April 21, 2010

Real Talk: I Don't Like Your Band

Okay, I love saying it: I'm dating the lead singer of a band. I feel like I should throw on a fur coat and a hippy dippy headband and jam to "Tiny Dancer" like it was written just for me. I want to watch you from the stage wings at every show and sing along to every song and smile back at you when you play my favorite one.

There's just one problem: I can't stand your music.

I don't know if it's the lyrics (they're incomprehensible) or the tunes (or lack thereof), but your band makes Nickelback sound like the freaking Rolling Stones. I realize singing your own songs is a way of expressing yourself, but before you told me who inspired this song, I thought it was about HOV lanes and possibly buying printer cartridges at Office Depot. This chicken scratch is inspired by me? It's like the musical equivalent of hieroglyphics except I have a better chance of decoding ancient Egyptian symbols than discerning what the hell you're screaming about in this song.

And your voice is so lovely when you're singing along to the Beatles in the car. Why does it sound like you're possessed by a muppet when you're on stage? I'm half-expecting to look up at the balcony and see two old dudes heckling you about this awful music. I hope that a giant hook pops out from backstage and pulls you off so Kermit can introduce the guy who throws boomerang fish. I'd watch that over your band any day of the week.

Also, what do you expect me to tell my family when they ask what's the name of your band? My grandma found your MySpace page and all week she's been asking at a LOUD VOLUME where you got the name "Hot Carl & the Rusty Trombones" from. I finally told her you changed your name to Radiohead. She was less curious about that one.

I thought dating the lead singer of a band would be glamorous but it's been torture. I'm not sure this is going to work out. Oh well, there are plenty of other muppets in the sea.


Anonymous said...

"I thought dating the lead singer of a band would be glamorous..." Nope. Don't fake it just for points. I don't expect you to like my art, I just expect you to be honest about it. If you're actually embarrassed by it, do me the favor of dumping me immediately. For me it is fun/goofy/serious/cathartic/whatever and I'm not embarrassed at all. I'm actually embarrassed to find out I've been going out with someone faking it the whole time. No thanks.

Anna said...

Oh, calm down. I'm not going to love EVERY creative endeavor my guy does. I've dated writers where I wasn't blown away by his prose, but I liked the way he'd impersonate Borat.

Maybe there's other things she liked about him. Who knows?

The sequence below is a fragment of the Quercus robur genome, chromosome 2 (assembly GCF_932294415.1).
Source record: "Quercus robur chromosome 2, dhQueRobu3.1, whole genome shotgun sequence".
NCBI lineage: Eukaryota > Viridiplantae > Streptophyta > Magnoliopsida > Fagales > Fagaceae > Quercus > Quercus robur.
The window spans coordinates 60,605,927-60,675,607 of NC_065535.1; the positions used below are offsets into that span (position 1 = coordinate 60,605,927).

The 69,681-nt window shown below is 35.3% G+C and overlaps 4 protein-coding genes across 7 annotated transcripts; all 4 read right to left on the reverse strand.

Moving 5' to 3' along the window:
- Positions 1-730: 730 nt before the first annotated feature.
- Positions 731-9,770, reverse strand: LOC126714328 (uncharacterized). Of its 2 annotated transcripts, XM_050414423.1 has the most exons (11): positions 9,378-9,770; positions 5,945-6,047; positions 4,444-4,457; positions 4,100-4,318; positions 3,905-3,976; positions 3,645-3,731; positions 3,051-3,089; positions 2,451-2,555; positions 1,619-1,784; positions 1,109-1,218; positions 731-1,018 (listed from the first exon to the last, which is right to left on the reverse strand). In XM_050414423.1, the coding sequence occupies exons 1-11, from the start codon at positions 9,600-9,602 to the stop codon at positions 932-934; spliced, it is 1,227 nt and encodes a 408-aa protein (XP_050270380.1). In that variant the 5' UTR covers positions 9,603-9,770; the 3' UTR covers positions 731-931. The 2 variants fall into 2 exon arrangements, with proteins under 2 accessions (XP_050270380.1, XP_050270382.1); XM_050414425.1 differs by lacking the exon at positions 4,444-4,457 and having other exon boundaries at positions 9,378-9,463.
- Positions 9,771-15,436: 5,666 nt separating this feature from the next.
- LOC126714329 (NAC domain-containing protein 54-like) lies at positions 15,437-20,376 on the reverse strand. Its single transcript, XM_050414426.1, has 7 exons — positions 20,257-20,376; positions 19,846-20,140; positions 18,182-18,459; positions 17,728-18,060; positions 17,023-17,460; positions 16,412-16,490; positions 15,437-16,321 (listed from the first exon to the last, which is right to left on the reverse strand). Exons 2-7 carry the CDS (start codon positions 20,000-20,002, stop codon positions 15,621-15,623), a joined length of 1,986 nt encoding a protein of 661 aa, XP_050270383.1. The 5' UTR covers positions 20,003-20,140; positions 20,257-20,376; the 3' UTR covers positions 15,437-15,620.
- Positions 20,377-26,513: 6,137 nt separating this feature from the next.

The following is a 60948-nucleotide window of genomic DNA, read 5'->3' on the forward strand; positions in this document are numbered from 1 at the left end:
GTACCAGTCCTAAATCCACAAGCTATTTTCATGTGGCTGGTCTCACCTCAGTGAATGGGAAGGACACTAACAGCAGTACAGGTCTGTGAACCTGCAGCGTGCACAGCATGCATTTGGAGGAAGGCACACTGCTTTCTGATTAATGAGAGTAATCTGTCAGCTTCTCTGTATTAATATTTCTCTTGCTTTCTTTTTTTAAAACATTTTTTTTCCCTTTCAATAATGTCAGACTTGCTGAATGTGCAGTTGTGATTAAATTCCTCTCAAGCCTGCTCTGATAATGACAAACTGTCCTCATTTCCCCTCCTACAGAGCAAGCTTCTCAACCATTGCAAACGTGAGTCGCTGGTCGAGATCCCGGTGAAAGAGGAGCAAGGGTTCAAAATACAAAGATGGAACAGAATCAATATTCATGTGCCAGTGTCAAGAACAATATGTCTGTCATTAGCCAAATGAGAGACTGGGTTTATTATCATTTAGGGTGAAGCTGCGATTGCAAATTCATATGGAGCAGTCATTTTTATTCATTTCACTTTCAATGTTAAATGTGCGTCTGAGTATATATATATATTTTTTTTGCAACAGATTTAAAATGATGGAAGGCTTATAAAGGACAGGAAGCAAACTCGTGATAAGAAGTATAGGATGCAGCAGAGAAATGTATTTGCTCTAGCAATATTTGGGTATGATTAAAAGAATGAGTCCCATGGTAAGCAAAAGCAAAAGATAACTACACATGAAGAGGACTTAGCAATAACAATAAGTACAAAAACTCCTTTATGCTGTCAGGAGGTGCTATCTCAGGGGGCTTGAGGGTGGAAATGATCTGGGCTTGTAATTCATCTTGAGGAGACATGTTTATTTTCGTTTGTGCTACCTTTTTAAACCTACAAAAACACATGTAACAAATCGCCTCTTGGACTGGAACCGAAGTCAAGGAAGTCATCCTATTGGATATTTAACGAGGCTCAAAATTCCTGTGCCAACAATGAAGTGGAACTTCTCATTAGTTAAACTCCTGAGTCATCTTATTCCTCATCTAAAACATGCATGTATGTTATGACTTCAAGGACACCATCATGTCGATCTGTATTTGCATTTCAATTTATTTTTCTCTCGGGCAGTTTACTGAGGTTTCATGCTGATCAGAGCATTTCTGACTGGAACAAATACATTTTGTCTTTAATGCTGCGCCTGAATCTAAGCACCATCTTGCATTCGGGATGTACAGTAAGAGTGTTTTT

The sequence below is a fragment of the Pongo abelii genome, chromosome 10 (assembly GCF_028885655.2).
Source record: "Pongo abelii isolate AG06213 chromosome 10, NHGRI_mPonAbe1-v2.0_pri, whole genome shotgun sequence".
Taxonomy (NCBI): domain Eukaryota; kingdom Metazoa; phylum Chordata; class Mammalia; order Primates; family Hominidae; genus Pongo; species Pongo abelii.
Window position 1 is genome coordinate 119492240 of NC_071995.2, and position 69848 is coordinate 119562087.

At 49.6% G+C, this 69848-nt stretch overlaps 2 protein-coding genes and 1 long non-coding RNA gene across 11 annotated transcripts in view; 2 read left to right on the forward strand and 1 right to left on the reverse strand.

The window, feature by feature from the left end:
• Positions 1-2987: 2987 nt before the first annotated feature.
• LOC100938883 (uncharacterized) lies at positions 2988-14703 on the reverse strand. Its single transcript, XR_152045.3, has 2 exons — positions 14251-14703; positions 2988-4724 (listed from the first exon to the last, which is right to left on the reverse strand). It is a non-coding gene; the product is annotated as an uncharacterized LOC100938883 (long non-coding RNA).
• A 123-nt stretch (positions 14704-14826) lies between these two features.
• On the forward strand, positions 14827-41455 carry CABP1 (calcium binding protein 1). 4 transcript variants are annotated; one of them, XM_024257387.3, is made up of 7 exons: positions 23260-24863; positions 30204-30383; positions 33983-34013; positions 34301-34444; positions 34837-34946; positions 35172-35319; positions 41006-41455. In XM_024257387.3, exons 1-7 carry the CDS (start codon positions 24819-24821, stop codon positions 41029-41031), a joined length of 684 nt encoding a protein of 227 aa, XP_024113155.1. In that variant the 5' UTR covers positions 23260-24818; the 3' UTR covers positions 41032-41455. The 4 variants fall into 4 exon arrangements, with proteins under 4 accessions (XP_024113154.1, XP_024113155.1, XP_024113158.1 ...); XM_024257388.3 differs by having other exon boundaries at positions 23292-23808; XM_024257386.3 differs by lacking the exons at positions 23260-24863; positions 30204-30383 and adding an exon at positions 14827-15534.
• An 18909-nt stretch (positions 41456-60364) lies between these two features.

And, there's no harm in faking liking something. Sometimes that's for the best.

Anonymous said...

Rarely it turns out for the best to fake liking something you don't like. This generation is so afraid of hurting people's feelings, just be honest and people won't find themselves in awkward situations all the time. I'd love it if everyone loved my band, but I'd love it even more if I knew everyone who said that truly meant it and those that didn't just said it wasn't their thing. I get more out of understanding what someone does and doesn't like about what I'm into and what I create than I do a blanket acceptance of every little thing. Be a discerning adult, people will respect you more for it.

Her motives are pretty clear from beginning of rant to end that she thought she was signing up for some special lead singer treatment. Who knows, maybe he promised her more blow off the back of the toilet or something. We can only go on what she wrote. Love the site and the opportunity to throw my $0.02 in! OXO

Eric E said...

Not to take sides, especially about music, but I agree with "Anonymous" above. Fake is fake. Honesty is the gold standard. If, for instance, a shmitten kitten is willing to fake enthusiasm for her dude's band, then what else does she fake? Moreover (and this probably separates me from the majority of Shmitten Kitten readers), what does a willingness to be deceitful say about the long-term potential of a relationship?

A woman who'd want to date me despite a lack of enthusiasm for my "art" is downright sexy. It'd be like dating Susan Sontag or the Diane Keaton character in "Manhattan." Moreover, if she were honest and fair in her critique, my "art" might actually benefit from her negative response.

In contrast, a woman who fakes liking something would give me the false impression that everything is okey-dokey. I would be in a stasis of mediocrity. At the risk of disagreeing with the Kitten in Chief, that is harmful. And I'll feel horribly duped when I find out, which she'll make sure happens eventually.